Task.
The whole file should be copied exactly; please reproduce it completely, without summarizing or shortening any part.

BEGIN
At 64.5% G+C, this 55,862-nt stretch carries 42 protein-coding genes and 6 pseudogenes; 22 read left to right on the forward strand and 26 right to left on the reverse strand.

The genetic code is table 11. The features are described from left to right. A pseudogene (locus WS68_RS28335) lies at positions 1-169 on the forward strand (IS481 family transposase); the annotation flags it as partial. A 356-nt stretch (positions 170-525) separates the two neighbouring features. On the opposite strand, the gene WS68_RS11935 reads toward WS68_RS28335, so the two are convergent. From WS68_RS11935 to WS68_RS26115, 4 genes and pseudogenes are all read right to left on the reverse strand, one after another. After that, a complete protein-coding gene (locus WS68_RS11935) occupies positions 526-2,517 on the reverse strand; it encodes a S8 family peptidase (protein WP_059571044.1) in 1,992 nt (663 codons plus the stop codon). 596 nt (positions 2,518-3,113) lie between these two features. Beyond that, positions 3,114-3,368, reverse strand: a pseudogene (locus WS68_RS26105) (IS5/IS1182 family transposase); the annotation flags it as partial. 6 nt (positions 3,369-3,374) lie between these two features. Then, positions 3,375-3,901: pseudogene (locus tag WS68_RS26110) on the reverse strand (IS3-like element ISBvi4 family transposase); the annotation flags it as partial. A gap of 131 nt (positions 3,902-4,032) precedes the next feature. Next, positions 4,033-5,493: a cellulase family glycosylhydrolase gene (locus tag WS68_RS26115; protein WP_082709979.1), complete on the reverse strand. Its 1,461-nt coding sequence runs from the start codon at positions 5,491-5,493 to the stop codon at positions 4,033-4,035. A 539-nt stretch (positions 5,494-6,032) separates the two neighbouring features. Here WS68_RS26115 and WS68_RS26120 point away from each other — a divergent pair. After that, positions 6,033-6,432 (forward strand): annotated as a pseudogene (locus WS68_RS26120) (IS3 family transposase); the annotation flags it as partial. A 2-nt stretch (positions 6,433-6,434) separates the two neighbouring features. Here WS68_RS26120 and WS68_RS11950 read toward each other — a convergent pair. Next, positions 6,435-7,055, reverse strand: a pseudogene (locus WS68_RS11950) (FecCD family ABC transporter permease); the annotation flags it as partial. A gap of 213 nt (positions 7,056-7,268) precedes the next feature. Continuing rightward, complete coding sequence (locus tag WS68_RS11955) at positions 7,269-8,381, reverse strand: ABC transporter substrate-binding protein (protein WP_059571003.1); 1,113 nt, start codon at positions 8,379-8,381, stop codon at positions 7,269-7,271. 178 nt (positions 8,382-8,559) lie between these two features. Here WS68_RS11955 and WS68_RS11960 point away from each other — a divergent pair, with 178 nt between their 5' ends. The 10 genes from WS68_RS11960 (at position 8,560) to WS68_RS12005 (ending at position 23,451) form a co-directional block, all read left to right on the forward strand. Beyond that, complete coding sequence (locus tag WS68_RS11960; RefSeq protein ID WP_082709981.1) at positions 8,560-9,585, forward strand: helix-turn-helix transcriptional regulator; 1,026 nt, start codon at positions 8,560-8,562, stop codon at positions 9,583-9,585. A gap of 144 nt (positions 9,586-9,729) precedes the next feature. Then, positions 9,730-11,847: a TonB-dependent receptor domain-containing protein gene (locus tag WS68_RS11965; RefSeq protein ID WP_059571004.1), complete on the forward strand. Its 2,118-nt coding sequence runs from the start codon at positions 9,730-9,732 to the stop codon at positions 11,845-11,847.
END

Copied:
At 64.5% G+C, this 55,862-nt stretch carries 42 protein-coding genes and 6 pseudogenes; 22 read left to right on the forward strand and 26 right to left on the reverse strand.

The genetic code is table 11. The features are described from left to right. A pseudogene (locus WS68_RS28335) lies at positions 1-169 on the forward strand (IS481 family transposase); the annotation flags it as partial. A 356-nt stretch (positions 170-525) separates the two neighbouring features. On the opposite strand, the gene WS68_RS11935 reads toward WS68_RS28335, so the two are convergent. From WS68_RS11935 to WS68_RS26115, 4 genes and pseudogenes are all read right to left on the reverse strand, one after another. After that, a complete protein-coding gene (locus WS68_RS11935) occupies positions 526-2,517 on the reverse strand; it encodes a S8 family peptidase (protein WP_059571044.1) in 1,992 nt (663 codons plus the stop codon). 596 nt (positions 2,518-3,113) lie between these two features. Beyond that, positions 3,114-3,368, reverse strand: a pseudogene (locus WS68_RS26105) (IS5/IS1182 family transposase); the annotation flags it as partial. 6 nt (positions 3,369-3,374) lie between these two features. Then, positions 3,375-3,901: pseudogene (locus tag WS68_RS26110) on the reverse strand (IS3-like element ISBvi4 family transposase); the annotation flags it as partial. A gap of 131 nt (positions 3,902-4,032) precedes the next feature. Next, positions 4,033-5,493: a cellulase family glycosylhydrolase gene (locus tag WS68_RS26115; protein WP_082709979.1), complete on the reverse strand. Its 1,461-nt coding sequence runs from the start codon at positions 5,491-5,493 to the stop codon at positions 4,033-4,035. A 539-nt stretch (positions 5,494-6,032) separates the two neighbouring features. Here WS68_RS26115 and WS68_RS26120 point away from each other — a divergent pair. After that, positions 6,033-6,432 (forward strand): annotated as a pseudogene (locus WS68_RS26120) (IS3 family transposase); the annotation flags it as partial. A 2-nt stretch (positions 6,433-6,434) separates the two neighbouring features. Here WS68_RS26120 and WS68_RS11950 read toward each other — a convergent pair. Next, positions 6,435-7,055, reverse strand: a pseudogene (locus WS68_RS11950) (FecCD family ABC transporter permease); the annotation flags it as partial. A gap of 213 nt (positions 7,056-7,268) precedes the next feature. Continuing rightward, complete coding sequence (locus tag WS68_RS11955) at positions 7,269-8,381, reverse strand: ABC transporter substrate-binding protein (protein WP_059571003.1); 1,113 nt, start codon at positions 8,379-8,381, stop codon at positions 7,269-7,271. 178 nt (positions 8,382-8,559) lie between these two features. Here WS68_RS11955 and WS68_RS11960 point away from each other — a divergent pair, with 178 nt between their 5' ends. The 10 genes from WS68_RS11960 (at position 8,560) to WS68_RS12005 (ending at position 23,451) form a co-directional block, all read left to right on the forward strand. Beyond that, complete coding sequence (locus tag WS68_RS11960; RefSeq protein ID WP_082709981.1) at positions 8,560-9,585, forward strand: helix-turn-helix transcriptional regulator; 1,026 nt, start codon at positions 8,560-8,562, stop codon at positions 9,583-9,585. A gap of 144 nt (positions 9,586-9,729) precedes the next feature. Then, positions 9,730-11,847: a TonB-dependent receptor domain-containing protein gene (locus tag WS68_RS11965; RefSeq protein ID WP_059571004.1), complete on the forward strand. Its 2,118-nt coding sequence runs from the start codon at positions 9,730-9,732 to the stop codon at positions 11,845-11,847.